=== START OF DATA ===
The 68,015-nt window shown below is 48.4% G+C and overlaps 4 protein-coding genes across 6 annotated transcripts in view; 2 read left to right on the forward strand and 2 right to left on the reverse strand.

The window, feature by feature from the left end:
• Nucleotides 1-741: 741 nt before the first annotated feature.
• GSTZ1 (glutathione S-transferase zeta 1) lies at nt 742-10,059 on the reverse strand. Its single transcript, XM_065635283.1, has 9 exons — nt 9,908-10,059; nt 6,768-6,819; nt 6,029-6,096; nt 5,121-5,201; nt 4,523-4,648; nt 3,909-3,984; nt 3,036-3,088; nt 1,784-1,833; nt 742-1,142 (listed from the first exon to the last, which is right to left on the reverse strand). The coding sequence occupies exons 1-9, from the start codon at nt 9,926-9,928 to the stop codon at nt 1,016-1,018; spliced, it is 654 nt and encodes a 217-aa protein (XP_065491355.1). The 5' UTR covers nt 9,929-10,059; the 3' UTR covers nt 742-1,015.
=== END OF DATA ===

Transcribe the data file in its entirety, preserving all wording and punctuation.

The 68,015-nt window shown below is 48.4% G+C and overlaps 4 protein-coding genes across 6 annotated transcripts in view; 2 read left to right on the forward strand and 2 right to left on the reverse strand.

The window, feature by feature from the left end:
• Nucleotides 1-741: 741 nt before the first annotated feature.
• GSTZ1 (glutathione S-transferase zeta 1) lies at nt 742-10,059 on the reverse strand. Its single transcript, XM_065635283.1, has 9 exons — nt 9,908-10,059; nt 6,768-6,819; nt 6,029-6,096; nt 5,121-5,201; nt 4,523-4,648; nt 3,909-3,984; nt 3,036-3,088; nt 1,784-1,833; nt 742-1,142 (listed from the first exon to the last, which is right to left on the reverse strand). The coding sequence occupies exons 1-9, from the start codon at nt 9,926-9,928 to the stop codon at nt 1,016-1,018; spliced, it is 654 nt and encodes a 217-aa protein (XP_065491355.1). The 5' UTR covers nt 9,929-10,059; the 3' UTR covers nt 742-1,015.